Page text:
Sweden’s Job Security Councils
Sweden’s private sector takes an interesting approach to automation and AI technology, and it is one of the top nations referenced for effective solutions. Many workers in Sweden who lose their jobs quickly find another one, and this is due to their network of job security councils.
Job security councils in Sweden are non-profit organizations based on collective agreements between industries and unions, or social partners. They are independent of the state, and companies pay 0.3 percent of their payroll annually into the councils.
Job security councils are an “insurance based” system that covers most sectors, industries, occupational groups, and types of companies. They retrain laid off workers and provide them with skills that are still in demand. During the time that the workers are unemployed and training for new skills, there is a safety net with benefits.
The job security councils in Sweden are quick to adapt to market changes and track the skills and jobs that are most in demand. In 2017, one of the councils had a success rate of 90 percent. Out of those workers that were re-employed, 34 percent of them found jobs that paid the same or more than their previous ones.
An effective initiative like Sweden’s job security councils is important for the advancement of AI technology. It allows the nation to move forward with developing the technology while protecting its workers from major disruption.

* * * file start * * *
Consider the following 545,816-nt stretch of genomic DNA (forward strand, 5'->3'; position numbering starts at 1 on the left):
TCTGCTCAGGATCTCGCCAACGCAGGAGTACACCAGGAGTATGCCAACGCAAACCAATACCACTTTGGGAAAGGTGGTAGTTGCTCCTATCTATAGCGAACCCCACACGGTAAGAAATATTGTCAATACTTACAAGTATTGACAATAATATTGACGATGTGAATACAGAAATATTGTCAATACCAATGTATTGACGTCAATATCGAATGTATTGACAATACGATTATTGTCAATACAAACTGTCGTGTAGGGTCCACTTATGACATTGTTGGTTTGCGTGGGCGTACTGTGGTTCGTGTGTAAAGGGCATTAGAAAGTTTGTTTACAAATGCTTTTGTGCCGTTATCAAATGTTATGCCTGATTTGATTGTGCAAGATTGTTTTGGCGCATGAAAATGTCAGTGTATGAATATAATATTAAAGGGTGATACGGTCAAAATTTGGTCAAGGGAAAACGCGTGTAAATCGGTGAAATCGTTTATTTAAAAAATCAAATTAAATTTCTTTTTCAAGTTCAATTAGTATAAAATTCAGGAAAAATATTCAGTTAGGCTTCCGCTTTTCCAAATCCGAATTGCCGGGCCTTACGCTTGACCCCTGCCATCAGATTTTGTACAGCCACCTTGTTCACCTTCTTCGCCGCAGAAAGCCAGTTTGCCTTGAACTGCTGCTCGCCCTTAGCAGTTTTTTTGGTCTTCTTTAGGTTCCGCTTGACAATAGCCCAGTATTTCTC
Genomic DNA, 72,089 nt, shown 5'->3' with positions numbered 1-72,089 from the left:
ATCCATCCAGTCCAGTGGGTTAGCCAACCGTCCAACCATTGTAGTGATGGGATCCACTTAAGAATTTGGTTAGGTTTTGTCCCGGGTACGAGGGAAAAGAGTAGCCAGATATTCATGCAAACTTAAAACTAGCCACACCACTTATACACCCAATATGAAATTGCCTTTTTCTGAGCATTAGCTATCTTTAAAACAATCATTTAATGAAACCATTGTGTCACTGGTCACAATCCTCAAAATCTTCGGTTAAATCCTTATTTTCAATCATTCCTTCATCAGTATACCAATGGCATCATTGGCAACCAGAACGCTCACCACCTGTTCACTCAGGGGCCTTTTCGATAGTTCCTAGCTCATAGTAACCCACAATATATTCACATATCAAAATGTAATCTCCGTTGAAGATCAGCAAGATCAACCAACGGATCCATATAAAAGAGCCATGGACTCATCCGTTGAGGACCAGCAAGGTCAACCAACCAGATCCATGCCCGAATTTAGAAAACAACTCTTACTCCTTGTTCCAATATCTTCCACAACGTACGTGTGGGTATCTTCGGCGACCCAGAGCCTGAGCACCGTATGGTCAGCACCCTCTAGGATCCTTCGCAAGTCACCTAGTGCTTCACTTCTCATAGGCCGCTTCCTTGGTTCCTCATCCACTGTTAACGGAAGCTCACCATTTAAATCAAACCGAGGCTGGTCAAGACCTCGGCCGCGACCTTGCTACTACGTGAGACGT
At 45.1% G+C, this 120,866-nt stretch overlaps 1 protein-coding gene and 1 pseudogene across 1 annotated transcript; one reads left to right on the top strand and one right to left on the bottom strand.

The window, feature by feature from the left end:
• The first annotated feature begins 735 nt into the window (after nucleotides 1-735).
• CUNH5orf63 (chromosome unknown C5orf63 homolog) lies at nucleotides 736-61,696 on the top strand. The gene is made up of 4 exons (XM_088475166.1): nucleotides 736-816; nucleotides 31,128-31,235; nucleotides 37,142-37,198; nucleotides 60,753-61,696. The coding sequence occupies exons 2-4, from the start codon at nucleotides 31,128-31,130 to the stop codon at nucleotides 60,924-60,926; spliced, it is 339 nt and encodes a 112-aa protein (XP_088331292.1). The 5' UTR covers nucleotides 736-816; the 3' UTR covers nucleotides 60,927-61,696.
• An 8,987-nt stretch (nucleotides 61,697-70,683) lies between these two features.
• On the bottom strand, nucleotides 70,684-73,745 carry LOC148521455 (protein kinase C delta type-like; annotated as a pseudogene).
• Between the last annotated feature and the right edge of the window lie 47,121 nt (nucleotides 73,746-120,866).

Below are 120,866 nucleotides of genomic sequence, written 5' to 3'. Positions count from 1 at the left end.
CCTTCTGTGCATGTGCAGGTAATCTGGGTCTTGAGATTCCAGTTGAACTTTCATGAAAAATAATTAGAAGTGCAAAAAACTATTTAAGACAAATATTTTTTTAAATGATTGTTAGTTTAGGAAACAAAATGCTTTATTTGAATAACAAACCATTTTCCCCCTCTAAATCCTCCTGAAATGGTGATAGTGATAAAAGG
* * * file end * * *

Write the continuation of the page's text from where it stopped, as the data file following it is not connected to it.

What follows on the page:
Private Sector’s Role
The private sector will play a key role in transitioning the workforce into an economy impacted by automation and AI. However, a strong relationship between the private sector and governments will be required for success. While there are initiatives being implemented by companies like Amazon and Microsoft, it is not nearly enough to address the entire workforce. In order for these types of programs to start becoming accessible to entire populations, governments will need to create incentives, such as tax-based ones, for companies. These government incentives must outweigh others that reduce costs and increase productivity for companies.
Working Alongside AI
Companies also must realize that it is in their best interest to retrain employees, regardless of government action. By implementing AI in a way that allows it to enhance workers’ skills, companies will see far greater productivity than if AI was implemented separately from workers. By focusing on employees working alongside AI, industries can be revolutionized without massive job replacement and automation.